News in brief

August 20, 2009

Economic downturn

Food scientists get the chop

The Institute of Food Research (IFR) is to cut 40.5 science posts from a total of 182 because of financial constraints. The IFR, which is based in Norwich, is England's only publicly funded research organisation dedicated to food science. Prospect, the union for scientists, condemned the cuts and said the institute's finances had come under pressure because its core funding from the Biotechnology and Biological Sciences Research Council had not increased in line with inflation since 2005. A restructure in 2006, carried out by David White, the IFR's former director, failed to generate extra external income, the union said.


Car-pooling popular on campus

Figures recording car usage at universities have been collected for the first time in an attempt to measure the sector's efforts to improve sustainability on campus. According to the Higher Education Funding Council for England, only 17 per cent of all car journeys made by staff and students to and from campus were single-occupancy trips. The data are included in the funding council's recent report, Performance in higher education estates.

Economic downturn

Bank of mum and dad can't help

The recession is making it increasingly difficult for parents to support their children through university, a survey has shown. According to a poll by the Association of Investment Companies (AIC), 74 per cent of parents said that the recession is affecting their ability to help pay for their children to take a degree. About 12 per cent of grandparents said they were helping towards university costs.

Information technology

Committee seeks views on future

The Joint Information Systems Committee (JISC), the higher education IT support organisation, is seeking views on its future direction. A draft strategy document open to consultation says that from 2010 to 2012, JISC will invest in short-term innovation in technology, which will help universities in the "here and now". It will continue to fund shared services, including the JANET network, but will also focus on open educational resources and support for research-data management. The draft strategy is available at, and the deadline for responses is 24 September.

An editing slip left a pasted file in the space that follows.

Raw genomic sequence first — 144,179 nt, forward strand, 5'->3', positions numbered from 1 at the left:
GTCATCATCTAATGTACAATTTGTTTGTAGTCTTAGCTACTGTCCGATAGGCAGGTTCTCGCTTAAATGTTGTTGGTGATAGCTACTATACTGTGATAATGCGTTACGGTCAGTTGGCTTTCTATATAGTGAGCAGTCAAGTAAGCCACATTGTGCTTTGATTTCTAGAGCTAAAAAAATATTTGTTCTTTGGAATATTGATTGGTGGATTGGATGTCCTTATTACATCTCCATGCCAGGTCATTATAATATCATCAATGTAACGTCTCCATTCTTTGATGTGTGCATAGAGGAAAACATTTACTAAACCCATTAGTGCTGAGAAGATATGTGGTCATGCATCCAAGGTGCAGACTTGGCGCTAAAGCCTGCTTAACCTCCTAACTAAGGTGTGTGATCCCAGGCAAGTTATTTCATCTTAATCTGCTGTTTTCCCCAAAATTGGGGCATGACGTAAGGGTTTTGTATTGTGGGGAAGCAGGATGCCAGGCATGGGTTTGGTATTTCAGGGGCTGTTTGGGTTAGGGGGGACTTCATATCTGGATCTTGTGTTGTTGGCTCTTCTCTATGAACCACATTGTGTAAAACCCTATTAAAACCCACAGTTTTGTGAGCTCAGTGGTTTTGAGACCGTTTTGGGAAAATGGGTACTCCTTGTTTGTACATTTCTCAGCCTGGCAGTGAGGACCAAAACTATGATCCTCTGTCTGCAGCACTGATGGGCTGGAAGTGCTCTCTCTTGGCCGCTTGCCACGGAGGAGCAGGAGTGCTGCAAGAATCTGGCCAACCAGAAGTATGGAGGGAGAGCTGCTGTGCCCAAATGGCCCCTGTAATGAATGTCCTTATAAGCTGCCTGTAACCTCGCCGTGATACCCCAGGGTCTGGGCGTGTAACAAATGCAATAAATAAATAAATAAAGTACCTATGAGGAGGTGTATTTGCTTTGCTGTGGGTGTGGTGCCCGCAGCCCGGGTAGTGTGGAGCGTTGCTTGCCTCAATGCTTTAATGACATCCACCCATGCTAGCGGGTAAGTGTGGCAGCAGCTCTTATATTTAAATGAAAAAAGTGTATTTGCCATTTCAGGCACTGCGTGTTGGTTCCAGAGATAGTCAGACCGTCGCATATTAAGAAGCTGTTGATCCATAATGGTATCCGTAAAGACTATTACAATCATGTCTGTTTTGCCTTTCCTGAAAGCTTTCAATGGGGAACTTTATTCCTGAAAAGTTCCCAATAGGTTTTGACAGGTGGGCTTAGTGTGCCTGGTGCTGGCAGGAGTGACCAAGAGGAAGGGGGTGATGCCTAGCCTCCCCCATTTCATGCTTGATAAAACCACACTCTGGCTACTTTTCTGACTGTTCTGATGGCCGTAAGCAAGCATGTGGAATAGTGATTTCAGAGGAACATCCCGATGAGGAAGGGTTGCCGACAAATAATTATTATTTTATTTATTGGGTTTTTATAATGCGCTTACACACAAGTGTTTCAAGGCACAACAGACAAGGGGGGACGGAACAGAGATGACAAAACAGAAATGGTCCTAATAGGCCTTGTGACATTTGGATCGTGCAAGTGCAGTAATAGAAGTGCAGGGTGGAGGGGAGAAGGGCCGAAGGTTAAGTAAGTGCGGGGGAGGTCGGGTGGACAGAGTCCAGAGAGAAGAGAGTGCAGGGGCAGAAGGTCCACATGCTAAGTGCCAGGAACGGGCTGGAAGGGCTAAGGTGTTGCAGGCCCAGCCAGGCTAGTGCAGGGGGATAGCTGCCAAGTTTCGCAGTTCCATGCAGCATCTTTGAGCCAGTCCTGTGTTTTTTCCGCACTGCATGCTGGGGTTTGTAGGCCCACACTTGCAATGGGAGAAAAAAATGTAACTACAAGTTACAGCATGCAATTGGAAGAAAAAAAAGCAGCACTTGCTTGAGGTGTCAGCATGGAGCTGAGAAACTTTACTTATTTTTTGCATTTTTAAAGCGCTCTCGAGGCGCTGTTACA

Sadly, life is Neet for UK youth

The number of young people not in education, employment or training (Neet) has increased dramatically in some regions in recent years, Office for National Statistics figures obtained by the Conservative Party suggest. The Tories said the data show that there are almost one million Neets in England, up 40 per cent on the figure recorded in 2001. Nearly one in six 16-24-year-olds now falls into this category, the party said.

Gender and employment

Women trump men in job stakes

Male graduates are more likely to be unemployed six months after graduating than women, according to the Higher Education Statistics Agency. Data from Hesa's Destinations of Leavers from Higher Education Institutions 2007-08 show that 73 per cent of females who graduated in the period measured were in employment after six months, compared with 68 per cent of male graduates.

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